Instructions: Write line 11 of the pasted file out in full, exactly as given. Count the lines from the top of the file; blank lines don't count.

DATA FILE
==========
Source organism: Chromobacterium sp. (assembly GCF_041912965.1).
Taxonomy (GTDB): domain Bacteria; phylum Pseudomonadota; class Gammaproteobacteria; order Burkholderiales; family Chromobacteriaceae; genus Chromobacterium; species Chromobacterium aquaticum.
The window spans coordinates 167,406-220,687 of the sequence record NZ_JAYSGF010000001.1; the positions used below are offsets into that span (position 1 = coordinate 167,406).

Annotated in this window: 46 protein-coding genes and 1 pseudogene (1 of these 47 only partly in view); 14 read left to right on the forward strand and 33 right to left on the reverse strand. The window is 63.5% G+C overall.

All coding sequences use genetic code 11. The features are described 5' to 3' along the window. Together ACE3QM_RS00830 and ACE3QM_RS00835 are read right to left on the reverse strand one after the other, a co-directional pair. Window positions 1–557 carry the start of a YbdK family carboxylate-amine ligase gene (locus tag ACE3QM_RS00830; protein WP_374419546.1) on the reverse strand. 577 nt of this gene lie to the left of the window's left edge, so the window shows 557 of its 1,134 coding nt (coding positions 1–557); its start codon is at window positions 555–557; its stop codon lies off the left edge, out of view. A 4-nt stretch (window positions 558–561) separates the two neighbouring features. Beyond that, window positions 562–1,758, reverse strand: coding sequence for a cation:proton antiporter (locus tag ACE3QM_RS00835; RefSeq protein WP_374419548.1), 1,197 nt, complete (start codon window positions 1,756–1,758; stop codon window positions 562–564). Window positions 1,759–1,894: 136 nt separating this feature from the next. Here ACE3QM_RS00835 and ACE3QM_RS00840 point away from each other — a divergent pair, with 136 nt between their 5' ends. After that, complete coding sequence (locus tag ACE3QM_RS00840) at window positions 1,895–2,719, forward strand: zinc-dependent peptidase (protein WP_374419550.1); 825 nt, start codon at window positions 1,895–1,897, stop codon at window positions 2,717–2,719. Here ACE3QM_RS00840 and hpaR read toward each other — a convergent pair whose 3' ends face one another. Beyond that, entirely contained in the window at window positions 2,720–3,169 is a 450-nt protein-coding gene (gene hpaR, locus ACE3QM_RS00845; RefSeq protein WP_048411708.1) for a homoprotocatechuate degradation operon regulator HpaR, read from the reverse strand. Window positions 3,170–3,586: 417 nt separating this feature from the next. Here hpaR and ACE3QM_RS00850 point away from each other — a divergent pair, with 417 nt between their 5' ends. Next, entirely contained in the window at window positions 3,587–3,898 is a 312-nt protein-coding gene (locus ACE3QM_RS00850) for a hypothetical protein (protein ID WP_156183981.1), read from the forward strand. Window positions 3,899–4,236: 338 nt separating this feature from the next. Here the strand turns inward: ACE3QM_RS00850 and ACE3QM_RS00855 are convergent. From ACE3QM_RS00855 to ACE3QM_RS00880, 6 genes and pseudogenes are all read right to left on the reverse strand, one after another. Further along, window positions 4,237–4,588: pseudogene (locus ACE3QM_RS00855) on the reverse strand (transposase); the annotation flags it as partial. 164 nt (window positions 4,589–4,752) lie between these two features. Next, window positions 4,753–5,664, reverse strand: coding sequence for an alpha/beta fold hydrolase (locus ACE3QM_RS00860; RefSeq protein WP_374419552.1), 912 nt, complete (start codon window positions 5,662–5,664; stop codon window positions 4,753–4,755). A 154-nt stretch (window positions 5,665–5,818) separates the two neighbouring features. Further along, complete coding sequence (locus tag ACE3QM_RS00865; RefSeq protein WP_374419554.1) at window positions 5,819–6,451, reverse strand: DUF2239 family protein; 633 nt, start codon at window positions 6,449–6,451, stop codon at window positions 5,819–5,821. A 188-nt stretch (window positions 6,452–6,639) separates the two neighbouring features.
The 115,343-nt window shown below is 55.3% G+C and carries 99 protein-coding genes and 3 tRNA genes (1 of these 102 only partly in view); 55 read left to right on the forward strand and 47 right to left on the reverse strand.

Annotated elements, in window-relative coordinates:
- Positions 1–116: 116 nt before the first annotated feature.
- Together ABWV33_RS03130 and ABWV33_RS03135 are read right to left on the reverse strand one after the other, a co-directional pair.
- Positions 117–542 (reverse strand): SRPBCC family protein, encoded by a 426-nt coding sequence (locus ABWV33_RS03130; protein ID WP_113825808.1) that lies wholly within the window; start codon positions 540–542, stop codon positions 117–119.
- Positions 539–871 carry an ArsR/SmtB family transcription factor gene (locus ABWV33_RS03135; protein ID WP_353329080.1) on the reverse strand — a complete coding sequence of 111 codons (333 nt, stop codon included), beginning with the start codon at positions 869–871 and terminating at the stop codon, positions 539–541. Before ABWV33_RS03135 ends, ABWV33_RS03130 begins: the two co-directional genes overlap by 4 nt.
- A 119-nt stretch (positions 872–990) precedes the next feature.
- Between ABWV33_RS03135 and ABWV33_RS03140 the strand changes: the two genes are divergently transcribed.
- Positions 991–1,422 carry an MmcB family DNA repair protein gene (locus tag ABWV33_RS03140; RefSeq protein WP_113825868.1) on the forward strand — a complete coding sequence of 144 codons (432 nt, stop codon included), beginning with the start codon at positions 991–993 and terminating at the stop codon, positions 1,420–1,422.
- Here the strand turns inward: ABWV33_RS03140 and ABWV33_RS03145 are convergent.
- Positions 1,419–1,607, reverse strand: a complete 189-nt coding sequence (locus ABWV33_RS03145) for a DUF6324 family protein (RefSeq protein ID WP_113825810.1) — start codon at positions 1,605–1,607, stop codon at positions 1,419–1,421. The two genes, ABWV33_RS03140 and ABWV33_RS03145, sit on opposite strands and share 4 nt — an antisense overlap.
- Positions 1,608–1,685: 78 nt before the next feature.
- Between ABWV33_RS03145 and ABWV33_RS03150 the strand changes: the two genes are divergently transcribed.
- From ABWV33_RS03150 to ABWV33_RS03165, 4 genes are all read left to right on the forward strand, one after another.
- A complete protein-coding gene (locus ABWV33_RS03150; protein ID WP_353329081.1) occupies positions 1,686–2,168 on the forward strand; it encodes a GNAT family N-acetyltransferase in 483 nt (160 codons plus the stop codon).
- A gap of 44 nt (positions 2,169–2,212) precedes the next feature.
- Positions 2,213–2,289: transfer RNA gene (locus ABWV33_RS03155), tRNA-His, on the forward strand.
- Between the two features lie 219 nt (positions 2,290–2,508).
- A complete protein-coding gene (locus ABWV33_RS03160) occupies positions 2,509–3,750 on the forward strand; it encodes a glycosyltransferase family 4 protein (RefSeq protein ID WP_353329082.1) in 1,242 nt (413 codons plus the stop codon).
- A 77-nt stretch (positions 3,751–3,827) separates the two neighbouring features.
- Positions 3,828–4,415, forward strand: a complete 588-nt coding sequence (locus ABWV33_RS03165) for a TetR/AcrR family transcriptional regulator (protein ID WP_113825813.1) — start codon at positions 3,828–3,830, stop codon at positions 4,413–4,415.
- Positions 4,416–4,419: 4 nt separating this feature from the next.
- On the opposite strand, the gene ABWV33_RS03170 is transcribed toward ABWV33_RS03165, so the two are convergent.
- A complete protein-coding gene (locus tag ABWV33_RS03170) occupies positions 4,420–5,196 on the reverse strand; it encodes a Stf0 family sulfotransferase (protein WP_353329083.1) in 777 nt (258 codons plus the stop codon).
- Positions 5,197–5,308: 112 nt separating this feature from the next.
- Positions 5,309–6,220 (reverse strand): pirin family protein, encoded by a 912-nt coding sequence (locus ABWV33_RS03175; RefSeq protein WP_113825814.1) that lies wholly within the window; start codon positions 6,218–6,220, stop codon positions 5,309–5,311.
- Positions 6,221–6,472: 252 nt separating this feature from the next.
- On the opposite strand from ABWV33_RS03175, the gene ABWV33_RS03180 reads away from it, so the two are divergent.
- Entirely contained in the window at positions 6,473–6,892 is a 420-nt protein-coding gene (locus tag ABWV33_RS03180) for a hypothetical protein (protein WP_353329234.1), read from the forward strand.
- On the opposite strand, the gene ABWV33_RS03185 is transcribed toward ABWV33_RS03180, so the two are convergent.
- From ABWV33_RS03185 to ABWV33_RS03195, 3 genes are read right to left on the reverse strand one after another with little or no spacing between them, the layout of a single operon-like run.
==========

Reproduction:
- Positions 539–871 carry an ArsR/SmtB family transcription factor gene (locus ABWV33_RS03135; protein ID WP_353329080.1) on the reverse strand — a complete coding sequence of 111 codons (333 nt, stop codon included), beginning with the start codon at positions 869–871 and terminating at the stop codon, positions 539–541. Before ABWV33_RS03135 ends, ABWV33_RS03130 begins: the two co-directional genes overlap by 4 nt.